On account of the growing uncertainty surrounding salary sacrifice, there has been a spike in interest among employers looking to set-up affinity car schemes according to providers like Alphabet.
However, any fleet choosing an affinity scheme to give members of staff access to cars should take the necessary precautions to ensure HM Revenue and Customs (HMRC) do not see them as company cars that will attract Benefit-in-Kind (BIK) taxation.
The advantages of affinity schemes
With an affinity scheme, employers can offer a vehicle through finance to employees at a discount rate, which the leasing company will negotiate. Therefore, employees don’t need to put down a deposit, will get a competitive APR rate, and are protected from residual risks thanks to a guaranteed future value at the end of the finance agreement.
Another reason why fleets are exploring this option is because the Chancellor of the Exchequer George Osborne raised concerns about the continued growth of salary sacrifice in his recent budget. However, he did not make a decision on whether car schemes would be allowed to continue.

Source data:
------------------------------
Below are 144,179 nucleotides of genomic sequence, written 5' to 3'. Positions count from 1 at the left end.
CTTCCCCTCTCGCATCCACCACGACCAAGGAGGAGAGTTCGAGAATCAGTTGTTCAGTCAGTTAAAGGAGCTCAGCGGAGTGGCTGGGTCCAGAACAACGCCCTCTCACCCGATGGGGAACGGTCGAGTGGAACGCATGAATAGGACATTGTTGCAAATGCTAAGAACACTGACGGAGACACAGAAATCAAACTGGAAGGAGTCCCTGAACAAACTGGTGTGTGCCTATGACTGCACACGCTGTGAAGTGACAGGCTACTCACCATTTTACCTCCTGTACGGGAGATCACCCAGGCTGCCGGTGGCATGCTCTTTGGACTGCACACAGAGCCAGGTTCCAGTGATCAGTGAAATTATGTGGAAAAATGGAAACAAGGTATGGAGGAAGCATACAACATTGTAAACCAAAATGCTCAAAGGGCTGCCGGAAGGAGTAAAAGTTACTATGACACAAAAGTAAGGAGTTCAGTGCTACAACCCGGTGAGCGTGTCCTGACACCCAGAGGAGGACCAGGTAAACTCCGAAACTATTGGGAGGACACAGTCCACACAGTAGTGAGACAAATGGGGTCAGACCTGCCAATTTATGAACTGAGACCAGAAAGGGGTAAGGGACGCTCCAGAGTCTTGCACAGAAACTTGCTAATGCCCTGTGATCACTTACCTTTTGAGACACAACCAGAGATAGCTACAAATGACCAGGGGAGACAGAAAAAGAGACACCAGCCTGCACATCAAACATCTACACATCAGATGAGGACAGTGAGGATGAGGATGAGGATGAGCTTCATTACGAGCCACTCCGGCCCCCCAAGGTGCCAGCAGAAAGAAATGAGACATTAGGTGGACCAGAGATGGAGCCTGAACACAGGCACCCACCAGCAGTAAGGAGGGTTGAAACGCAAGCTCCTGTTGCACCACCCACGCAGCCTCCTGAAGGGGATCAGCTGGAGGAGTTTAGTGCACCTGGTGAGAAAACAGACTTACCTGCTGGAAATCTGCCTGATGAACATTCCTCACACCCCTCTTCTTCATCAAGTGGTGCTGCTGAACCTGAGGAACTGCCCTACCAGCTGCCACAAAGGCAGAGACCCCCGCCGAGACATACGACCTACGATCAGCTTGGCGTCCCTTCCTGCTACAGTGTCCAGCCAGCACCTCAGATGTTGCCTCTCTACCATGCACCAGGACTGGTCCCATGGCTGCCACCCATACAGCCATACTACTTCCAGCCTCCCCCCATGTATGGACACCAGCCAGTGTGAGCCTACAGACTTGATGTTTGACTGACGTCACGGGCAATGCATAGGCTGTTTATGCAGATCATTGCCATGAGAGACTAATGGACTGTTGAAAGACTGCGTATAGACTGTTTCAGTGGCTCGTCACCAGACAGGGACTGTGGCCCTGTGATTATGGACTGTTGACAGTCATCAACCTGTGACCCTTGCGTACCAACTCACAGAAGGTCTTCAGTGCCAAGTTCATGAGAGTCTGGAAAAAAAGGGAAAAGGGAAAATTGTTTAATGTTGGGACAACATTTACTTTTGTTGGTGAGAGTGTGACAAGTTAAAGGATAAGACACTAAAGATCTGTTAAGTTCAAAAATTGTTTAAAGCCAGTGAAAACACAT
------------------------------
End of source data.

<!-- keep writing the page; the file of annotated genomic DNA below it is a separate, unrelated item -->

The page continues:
Warnings about tax implications of affinity schemes
“If the scheme is promoted or supported by the employer and unless ownership of the car transfers at the outset to the employee, the HMRC is likely to view it as a company car scheme,” says Alastair Kendrick, director at MHA MacIntyre Hudson.
“We have seen lessors suggesting that what they are offering is not by reason of employment and therefore it is not necessary to transfer title – so a personal contract hire or personal contract purchase works. This, from experience, is not the view of HMRC and employers do not fully understand the risks.”
How to avoid a substantial tax bill
As opposed to PCP (Personal Contract Purchase) or PCH (Personal Contract Hire), funding for an affinity scheme should come through a credit sale agreement, which is where the employees buy the vehicle at the cash price and make repayment instalments until the whole amount has been settled.
“The correct way to go about an affinity scheme is through a credit sale agreement,” says Jon Burdekin, Alphabet head of product management. “It means the provider is selling to the individual, a little bit like a mortgage for a car. It’s not a lease and, although it looks like a company car, it isn’t. If the employee owns the car, it cannot be deemed to be a company car and so it does not attract BIK.”